There are an incredible number of different types of playing hammers out there and what you strike your instrument with will greatly affect its tone. Hammers most often fall in two categories: double sided hammers with leather or some other soft material on one side of the striking surface and hard wood on the other. What is placed on the soft surface can be experimented with. All woods providing the hard surface don't give you the same tone either. Woods vary from being quite hard to very soft each giving a slightly different tonal quality. The length, size of the head, overall weight, configuration of the handle and balance all contribute to the 'feel' of the hammer and its desirability.
Ease of Play
Ease of play is affected by string spacing and tension, string background, size of the instrument, note accessibility, relationship of the bridges, the distance between those bridges.
A hammered dulcimer is a combination of frame,back, soundboard and bridges all dedicated to handling the accumulated tension of a great number of strings and yet accomplish the essentials of tone production. The following is a list of the problems with the structure of the instrument you might encounter.
See humidity section above.
Distortions of the back or soundboard can be caused by very humid environments, insufficient internal bracing, a soundboard which is to thin, or structural members inadequate to the task causing the whole instrument to distort.
Frame members usually remain alright unless they happen to split.
Hitch and Tuning pins
Hitch pins must not be pulling up. Tuning pins must be able to hold the tension of the strings at the designated pitch. Tuning pins are just fine threaded screws which rely on friction to do their job. You want to avoid ever removing a tuning pin unless it is obvious that it is not holding pitch. If you remove a pin unnecessarily you can guarantee that it won't hold very well if you just re-insert it as you have compromised its ability to hold. If a pin is not holding you must remove the pin and just slightly rebuild the interior of the hole. I usually take a toothpick and wipe multiple thin layers of superglue on the sides of the hole. Wait for an hour to make sure the glue is set. Re-insert the tuning pin by pounding it into the hole with a hammer. Leave about an 1/8" of thread showing. If this didn't work, repeat te process. A quick fix would be to remove the pin, place a piece of paper as a hole liner and re-insert the pin.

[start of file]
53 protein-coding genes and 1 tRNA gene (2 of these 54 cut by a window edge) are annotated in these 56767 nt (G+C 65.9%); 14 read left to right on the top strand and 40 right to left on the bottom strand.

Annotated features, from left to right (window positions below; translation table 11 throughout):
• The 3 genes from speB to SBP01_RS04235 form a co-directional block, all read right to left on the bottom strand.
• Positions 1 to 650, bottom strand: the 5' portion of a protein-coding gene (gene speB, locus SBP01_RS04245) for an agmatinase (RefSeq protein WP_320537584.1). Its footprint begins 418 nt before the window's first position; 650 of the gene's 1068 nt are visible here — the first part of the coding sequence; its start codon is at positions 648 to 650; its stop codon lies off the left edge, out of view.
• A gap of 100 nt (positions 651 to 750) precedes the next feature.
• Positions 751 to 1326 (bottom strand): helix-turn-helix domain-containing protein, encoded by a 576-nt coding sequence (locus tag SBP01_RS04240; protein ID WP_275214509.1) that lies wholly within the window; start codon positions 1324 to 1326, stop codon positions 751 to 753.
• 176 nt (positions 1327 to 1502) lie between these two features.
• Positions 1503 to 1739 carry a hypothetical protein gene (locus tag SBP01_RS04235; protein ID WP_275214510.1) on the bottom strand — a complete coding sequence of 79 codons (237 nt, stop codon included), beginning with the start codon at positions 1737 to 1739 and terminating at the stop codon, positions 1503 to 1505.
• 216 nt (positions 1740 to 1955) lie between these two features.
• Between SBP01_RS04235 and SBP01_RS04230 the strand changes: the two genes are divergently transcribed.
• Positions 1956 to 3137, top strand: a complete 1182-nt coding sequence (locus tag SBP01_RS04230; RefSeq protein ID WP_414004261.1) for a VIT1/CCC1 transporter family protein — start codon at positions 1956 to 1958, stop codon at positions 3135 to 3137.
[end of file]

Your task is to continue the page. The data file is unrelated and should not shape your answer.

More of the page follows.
Pin blocks must be at least of solid maple or laminated maples. Other woods are just not hard enough to use as pin blocks.
Finish and cosmetics
Dulcimers are finished with a whole variety of different finishes. Surface finishes like lacquers may be water based or nitrocellulose. Polyurethane may be used as well as combinations of oil and polys. Penetrating finishes such as oils may also be used. I recommend finding out what was used on your instrument originally. This is valuable information for accomplishing any future repairs as well as determining ongoing care.
Before you ever began searching for buzzes or anomalies make sure your instrument is in excellent tune. Sometimes what can sound like a buzz is just two strings in a course which are not tuned in unison. Once you are satisfied that the instrument is in excellent tune and you still get what you consider buzzes proceed.
Most buzzes on my instruments are caused by insufficient string contact on the 1/8" diameter plastic (acetal) or metal saddle running in the groove on the long narrow bridge on the right side of the instrument. The usual problem are the tails of strings coming off the bass bridge. This tails aren't played but they can either buzz or vibrate sympathetically when notes you usually play are struck.
Locate the offender by striking the suspected course vigorously with your left hand while your right hand attempts to mute the buzz by pressing downward with a finger along that saddle. This can be difficult if you have dampers. You can also use masking tape to selective dampen tails. The buzz is usually caused by a string tail which is neither down hard on the saddle or completely off the saddle. The string is hovering close enough to the saddle so that when the course is struck it buzzes against the saddle. The solution is to loosen the tuning pin and string enough so that you can rewind the string closer to the bottom of the tuning pin (to make greater contact with the saddle) or rewind the string slightly higher on the pin which would lift the string clear of the saddle. Either way you should have eliminated this type of buzz. You may have to check all the courses before you find the offending string as sometimes you will strike one course and the buzz will actually be the tail of another course.